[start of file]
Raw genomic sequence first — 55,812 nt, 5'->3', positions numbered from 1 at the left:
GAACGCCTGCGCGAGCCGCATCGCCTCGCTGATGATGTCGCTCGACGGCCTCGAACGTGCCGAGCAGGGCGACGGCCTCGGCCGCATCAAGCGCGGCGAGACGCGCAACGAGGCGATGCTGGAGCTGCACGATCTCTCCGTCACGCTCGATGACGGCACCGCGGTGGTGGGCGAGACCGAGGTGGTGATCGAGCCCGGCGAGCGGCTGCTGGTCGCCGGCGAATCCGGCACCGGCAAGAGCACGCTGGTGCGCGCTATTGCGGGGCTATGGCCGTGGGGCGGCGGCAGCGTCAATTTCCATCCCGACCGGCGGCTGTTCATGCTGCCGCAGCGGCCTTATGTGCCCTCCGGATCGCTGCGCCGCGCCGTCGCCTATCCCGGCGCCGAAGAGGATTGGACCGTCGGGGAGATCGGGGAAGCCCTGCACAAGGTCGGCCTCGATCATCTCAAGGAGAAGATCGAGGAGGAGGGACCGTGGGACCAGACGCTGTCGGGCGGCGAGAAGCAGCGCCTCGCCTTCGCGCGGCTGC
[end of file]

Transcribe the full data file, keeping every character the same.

Raw genomic sequence first — 55,812 nt, 5'->3', positions numbered from 1 at the left:
GAACGCCTGCGCGAGCCGCATCGCCTCGCTGATGATGTCGCTCGACGGCCTCGAACGTGCCGAGCAGGGCGACGGCCTCGGCCGCATCAAGCGCGGCGAGACGCGCAACGAGGCGATGCTGGAGCTGCACGATCTCTCCGTCACGCTCGATGACGGCACCGCGGTGGTGGGCGAGACCGAGGTGGTGATCGAGCCCGGCGAGCGGCTGCTGGTCGCCGGCGAATCCGGCACCGGCAAGAGCACGCTGGTGCGCGCTATTGCGGGGCTATGGCCGTGGGGCGGCGGCAGCGTCAATTTCCATCCCGACCGGCGGCTGTTCATGCTGCCGCAGCGGCCTTATGTGCCCTCCGGATCGCTGCGCCGCGCCGTCGCCTATCCCGGCGCCGAAGAGGATTGGACCGTCGGGGAGATCGGGGAAGCCCTGCACAAGGTCGGCCTCGATCATCTCAAGGAGAAGATCGAGGAGGAGGGACCGTGGGACCAGACGCTGTCGGGCGGCGAGAAGCAGCGCCTCGCCTTCGCGCGGCTGC